Eataly is in the eye of the beholder: In the past couple of weeks, it's been called an indicator that the recession is ending, a sign of the apocalypse, and a doomed celebrity showcase. Given that I'm neither an economist nor a soothsayer, all I can tell you is this: Eataly is a damned fine grocery store. It may be fifty times larger than the Italian groceries that my mother sent me to, but it is a grocery store all the same. (My mother refused to go into one herself because she thought that the Parmesan smelled like baby puke. I thought it smelled like heaven.)
Yes, Eataly is sprawling and somewhat oddly laid out. The center of the store is filled with tables--served by a variety of restaurant stalls that I hope to investigate on a further visit--occupied by diners and winers chatting and observing the passing scene. Charming enough, but stick to the perimeter, where the actual food departments live. It is sometimes clogged with tourists and gawkers; as with Dean & DeLuca and H&M, weekends are best avoided.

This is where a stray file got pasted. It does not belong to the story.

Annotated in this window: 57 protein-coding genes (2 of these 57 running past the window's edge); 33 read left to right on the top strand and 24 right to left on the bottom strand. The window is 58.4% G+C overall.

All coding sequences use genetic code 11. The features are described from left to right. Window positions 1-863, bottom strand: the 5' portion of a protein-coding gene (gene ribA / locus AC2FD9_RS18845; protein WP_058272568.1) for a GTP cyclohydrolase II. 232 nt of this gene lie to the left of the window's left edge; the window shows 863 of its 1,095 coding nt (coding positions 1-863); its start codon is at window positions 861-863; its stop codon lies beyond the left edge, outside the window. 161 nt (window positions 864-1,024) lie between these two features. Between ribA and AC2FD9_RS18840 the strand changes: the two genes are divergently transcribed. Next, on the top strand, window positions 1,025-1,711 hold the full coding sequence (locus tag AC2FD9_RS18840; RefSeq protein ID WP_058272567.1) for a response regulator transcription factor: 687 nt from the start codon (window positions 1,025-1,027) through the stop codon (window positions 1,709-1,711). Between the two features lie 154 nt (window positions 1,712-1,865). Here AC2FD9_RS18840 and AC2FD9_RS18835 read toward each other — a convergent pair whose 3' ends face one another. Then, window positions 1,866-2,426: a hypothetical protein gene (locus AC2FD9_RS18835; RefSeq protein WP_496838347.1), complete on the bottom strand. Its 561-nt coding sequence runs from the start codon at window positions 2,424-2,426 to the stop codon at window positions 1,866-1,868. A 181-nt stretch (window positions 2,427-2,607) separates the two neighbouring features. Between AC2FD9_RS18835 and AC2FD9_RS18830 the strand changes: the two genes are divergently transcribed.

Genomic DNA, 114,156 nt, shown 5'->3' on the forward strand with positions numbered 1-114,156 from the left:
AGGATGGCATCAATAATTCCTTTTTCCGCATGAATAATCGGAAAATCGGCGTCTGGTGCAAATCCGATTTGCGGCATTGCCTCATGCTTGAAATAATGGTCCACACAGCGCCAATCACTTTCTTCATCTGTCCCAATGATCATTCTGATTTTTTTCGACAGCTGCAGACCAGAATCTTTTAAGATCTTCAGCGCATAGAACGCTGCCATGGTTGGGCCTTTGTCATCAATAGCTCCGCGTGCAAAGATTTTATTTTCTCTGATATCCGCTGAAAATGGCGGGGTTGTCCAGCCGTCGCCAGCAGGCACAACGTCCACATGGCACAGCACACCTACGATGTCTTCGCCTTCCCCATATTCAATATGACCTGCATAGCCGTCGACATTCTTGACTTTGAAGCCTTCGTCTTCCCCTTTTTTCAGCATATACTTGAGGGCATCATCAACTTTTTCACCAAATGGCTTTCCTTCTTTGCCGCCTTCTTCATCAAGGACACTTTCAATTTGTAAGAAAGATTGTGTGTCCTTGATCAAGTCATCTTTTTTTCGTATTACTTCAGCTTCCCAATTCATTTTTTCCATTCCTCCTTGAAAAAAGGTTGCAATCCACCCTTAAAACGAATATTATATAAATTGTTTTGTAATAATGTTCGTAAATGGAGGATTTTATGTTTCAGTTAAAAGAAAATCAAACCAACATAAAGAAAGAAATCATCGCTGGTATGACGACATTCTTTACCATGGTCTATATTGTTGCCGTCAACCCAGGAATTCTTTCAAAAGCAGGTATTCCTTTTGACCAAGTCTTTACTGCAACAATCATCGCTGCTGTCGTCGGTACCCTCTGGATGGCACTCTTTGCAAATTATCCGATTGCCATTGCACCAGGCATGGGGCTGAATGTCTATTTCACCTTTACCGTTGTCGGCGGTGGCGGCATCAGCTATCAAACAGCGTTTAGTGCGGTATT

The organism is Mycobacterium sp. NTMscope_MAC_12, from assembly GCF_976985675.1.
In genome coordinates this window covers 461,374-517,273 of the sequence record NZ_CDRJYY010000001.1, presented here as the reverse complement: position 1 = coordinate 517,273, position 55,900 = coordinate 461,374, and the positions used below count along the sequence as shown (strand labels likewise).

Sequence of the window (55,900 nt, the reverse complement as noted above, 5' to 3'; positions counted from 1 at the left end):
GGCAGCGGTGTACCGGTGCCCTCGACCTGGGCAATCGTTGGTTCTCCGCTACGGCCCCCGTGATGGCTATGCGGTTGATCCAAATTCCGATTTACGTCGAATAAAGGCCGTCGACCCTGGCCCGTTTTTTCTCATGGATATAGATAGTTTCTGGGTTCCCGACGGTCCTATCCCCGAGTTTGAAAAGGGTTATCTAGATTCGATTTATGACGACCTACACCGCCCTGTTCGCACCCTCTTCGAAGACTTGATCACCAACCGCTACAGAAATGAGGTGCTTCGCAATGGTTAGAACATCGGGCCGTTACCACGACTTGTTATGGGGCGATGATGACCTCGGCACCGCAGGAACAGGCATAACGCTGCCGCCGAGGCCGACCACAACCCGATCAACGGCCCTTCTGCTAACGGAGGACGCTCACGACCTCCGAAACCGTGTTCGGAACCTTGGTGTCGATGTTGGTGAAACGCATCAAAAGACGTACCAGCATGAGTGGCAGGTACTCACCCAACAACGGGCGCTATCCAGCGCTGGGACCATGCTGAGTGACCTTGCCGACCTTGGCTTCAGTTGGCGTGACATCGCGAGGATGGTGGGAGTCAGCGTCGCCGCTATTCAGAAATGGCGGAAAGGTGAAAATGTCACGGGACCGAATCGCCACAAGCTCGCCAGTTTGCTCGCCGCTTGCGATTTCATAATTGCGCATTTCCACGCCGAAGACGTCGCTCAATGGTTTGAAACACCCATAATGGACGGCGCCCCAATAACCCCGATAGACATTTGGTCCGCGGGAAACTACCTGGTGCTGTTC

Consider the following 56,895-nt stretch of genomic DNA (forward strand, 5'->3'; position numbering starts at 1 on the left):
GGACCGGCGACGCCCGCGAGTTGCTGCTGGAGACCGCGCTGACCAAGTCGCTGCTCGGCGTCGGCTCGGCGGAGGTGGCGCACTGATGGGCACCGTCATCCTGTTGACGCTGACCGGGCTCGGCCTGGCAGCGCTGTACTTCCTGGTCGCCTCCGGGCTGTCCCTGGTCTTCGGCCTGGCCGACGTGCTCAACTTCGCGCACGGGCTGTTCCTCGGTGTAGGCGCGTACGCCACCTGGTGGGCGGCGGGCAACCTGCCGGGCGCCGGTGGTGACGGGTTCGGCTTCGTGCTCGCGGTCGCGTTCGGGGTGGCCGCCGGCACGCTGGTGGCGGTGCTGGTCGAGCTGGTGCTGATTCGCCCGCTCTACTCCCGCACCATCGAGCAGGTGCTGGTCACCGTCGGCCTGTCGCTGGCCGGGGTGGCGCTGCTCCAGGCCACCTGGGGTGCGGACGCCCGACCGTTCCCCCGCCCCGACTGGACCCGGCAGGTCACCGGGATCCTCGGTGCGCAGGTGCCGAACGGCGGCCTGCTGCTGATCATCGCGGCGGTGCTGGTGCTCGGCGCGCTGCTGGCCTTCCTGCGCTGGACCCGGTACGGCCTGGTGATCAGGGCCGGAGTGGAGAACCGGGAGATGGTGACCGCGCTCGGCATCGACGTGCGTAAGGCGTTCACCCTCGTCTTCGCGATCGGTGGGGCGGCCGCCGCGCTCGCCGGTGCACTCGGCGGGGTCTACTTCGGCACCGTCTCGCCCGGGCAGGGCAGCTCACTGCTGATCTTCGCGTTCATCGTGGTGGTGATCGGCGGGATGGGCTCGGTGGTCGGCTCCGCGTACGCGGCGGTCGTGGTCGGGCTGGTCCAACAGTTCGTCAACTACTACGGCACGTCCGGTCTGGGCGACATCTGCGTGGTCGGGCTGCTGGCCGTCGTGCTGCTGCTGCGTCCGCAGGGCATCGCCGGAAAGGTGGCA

While there is an unending riot of Italian soft drinks and beer, not to mention the more obvious olive oils, pastas, cheeses, and spumoni (how did I miss that?), a lot of what you'll encounter is just fine foodstuffs. There's nothing intrinsically Italian--or French, or Moroccan--about a lovely nectarine. Or oysters, or lamb. Or a crunchy, just out-of-the oven loaf.
The prices don't seem unreasonable to me, or perhaps I am still startled after paying over five bucks for three onions at my local grocery yesterday. The seafood prices seemed in line with, say Citarella. I got a gorgeous mozzarella ball for $3.50. You will notice more strollers than shoppers, which should make your trip to Eataly relatively easy--I was in the cashier line for less than a minute.